• An increase in the ad-valorem (proportional) excise duty rate on luxury goods from 7% to 9%;
  • Estate Duty will be levied on the dutiable value of an estate at a rate of 20% on the first R30 million, and at a rate of 25% on the value above R30 million;
  • A 52c per litre increase in the levies on fuel (22c for the general fuel levy and 30c for the Road Accident Fund); and
  • Increases in the alcohol and tobacco excise duties of between 6% and 10%.

There were no changes to the marginal rates of individual income tax, the rate of tax on trusts (45%) or the rate of tax on companies (28%). Transfer duties on the sale of properties remained unchanged too, with a 13% tax on the portion of the transaction exceeding R10 million.
The feared removal of medical-schemes tax credits did not materialise either; but the increases were minimal – from R303.00 to R310.00 for the main member and first dependent, and from R204.00 to R209.00 for each additional beneficiary. Other good news is that there were no changes to the tax treatment of retirement fund lump sum benefits or severance benefits.
What does it mean for you?
The range of announced tax changes will significantly impact the household budgets of high and mid-income families. We suggest that you take a close look at your income and expenses post-budget and review the impact of an expected reduction in post-tax income against your financial plan.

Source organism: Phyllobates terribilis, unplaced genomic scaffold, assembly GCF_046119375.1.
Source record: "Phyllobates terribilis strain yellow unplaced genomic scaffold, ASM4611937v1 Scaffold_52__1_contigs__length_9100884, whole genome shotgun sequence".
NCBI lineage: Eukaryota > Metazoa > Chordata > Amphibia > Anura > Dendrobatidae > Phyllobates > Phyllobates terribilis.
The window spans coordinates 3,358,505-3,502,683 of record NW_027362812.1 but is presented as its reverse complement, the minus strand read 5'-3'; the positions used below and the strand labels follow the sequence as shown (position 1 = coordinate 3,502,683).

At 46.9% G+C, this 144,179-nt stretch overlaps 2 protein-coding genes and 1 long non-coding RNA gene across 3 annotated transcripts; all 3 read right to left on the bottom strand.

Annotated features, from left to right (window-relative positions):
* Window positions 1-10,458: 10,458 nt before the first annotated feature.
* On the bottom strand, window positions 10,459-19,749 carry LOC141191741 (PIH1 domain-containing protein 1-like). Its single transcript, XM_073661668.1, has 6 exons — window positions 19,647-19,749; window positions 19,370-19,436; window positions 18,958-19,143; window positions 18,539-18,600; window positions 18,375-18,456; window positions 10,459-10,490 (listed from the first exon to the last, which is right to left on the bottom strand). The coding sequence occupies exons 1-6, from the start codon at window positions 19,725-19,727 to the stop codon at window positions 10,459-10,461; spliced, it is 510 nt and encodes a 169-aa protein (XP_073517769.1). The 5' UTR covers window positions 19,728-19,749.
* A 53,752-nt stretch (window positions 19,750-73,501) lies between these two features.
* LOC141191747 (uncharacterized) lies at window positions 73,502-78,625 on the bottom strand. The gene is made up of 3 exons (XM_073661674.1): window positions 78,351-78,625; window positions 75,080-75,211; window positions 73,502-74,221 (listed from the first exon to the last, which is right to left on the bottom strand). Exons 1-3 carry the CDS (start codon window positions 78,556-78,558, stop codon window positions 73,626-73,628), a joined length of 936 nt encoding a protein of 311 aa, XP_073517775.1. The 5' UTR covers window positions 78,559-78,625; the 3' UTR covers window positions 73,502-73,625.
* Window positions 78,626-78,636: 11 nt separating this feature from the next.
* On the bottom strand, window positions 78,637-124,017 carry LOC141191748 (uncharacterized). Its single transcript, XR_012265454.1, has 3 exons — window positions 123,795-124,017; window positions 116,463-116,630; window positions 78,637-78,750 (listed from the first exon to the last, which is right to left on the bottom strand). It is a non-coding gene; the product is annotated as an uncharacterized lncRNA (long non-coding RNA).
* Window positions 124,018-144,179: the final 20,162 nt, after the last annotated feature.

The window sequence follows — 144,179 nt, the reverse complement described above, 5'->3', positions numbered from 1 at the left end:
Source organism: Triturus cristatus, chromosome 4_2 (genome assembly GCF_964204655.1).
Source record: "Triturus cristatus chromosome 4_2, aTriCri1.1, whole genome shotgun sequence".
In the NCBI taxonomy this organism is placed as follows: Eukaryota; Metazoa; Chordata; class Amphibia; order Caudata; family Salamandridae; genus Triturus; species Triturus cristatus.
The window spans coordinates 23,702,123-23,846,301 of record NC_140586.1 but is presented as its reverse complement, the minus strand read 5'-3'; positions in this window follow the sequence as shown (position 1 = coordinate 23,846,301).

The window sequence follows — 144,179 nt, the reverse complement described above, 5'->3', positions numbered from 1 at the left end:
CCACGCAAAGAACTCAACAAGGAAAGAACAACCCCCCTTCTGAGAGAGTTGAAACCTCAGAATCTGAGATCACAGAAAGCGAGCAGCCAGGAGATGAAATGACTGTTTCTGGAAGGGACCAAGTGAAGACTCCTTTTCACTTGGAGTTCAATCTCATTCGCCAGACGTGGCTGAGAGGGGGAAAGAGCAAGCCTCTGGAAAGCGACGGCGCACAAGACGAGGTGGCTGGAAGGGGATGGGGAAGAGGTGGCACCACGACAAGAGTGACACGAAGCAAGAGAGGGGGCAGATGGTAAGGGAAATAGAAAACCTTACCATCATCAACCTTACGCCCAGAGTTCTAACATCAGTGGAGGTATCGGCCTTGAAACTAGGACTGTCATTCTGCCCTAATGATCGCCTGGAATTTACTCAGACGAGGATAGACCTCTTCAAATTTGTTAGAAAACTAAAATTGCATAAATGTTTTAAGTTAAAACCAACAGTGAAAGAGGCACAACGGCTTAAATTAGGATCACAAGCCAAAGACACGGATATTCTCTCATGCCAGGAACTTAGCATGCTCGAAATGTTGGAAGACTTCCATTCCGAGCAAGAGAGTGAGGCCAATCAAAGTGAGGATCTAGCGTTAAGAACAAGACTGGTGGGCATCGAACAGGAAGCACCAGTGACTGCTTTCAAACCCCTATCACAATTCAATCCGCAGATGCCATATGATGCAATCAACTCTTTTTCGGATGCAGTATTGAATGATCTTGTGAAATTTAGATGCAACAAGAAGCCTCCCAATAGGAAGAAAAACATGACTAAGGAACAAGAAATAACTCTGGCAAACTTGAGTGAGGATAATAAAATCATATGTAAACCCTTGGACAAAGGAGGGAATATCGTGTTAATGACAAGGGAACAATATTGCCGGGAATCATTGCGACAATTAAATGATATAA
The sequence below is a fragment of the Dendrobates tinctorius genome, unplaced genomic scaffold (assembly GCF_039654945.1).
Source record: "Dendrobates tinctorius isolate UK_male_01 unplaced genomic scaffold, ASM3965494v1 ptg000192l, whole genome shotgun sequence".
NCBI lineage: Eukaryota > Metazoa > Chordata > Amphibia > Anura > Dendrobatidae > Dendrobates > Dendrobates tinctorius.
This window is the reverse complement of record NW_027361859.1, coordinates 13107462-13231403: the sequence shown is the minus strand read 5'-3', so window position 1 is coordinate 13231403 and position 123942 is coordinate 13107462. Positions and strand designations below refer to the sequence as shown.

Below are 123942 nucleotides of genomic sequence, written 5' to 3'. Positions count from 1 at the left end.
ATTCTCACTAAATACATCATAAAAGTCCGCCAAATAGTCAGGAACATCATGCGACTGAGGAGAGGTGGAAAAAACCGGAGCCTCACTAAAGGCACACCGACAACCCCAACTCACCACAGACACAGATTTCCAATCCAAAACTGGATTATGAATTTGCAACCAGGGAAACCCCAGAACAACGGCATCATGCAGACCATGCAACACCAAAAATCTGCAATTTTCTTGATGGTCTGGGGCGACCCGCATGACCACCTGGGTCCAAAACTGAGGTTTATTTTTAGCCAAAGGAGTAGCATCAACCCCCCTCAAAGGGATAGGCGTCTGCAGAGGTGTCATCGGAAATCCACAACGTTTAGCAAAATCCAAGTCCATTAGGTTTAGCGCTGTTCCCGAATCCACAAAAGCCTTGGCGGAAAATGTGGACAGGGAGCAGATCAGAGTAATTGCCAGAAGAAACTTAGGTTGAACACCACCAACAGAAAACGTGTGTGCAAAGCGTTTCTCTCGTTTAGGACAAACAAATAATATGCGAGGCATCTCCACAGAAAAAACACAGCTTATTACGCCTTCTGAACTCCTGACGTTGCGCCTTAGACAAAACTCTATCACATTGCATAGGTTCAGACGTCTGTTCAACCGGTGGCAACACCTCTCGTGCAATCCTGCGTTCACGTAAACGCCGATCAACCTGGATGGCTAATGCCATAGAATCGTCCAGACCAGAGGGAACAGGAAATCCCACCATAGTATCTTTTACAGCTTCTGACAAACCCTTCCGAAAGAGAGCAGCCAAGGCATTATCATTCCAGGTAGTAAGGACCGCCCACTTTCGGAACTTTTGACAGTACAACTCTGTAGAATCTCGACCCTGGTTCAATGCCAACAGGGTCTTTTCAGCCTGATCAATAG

It is also good practice for those saving toward retirement to consider lump-sum top up payments to your retirement annuities as well as making the maximum allowable contribution to Tax Free Savings (TFS) accounts, if this suits your circumstances.
We were a bit disappointed on two fronts:  firstly, the R500,000 tax-free portion of the retirement lump-sum benefit was not increased); and secondly, there was no increase in the maximum contribution in either Retirement Annuities or Tax-Free Savings, being 27.5% of Retirement Annuity contributions capped to R350,000 and R33,000 for Tax-Free Savings contributions per annum respectively. Nevertheless, we recommend that you continue to take advantage of the tax efficiencies associated with retirement funds and Tax-Free Savings accounts.
The changes in Estate Duty apply to estates worth more than R30 million and will affect High Net Worth individuals who will have to review their financial plans and estate plans accordingly. We note that the basic deduction allowed under this tax heading was left unchanged, at R3.5 million.
What happens next …
You should not make hasty financial decisions based on the changes announced in today’s Budget Speech. Your best approach is to stick to your holistic financial plan and make considered changes to your portfolio over time based on the advice of your financial planner, thus continuing your journey towards a secure retirement based on your lifetime goals and dreams.
We invite you to contact us if you have any concerns about the Budget Speech and what the various changes to taxation rates mean to you.

Warm regards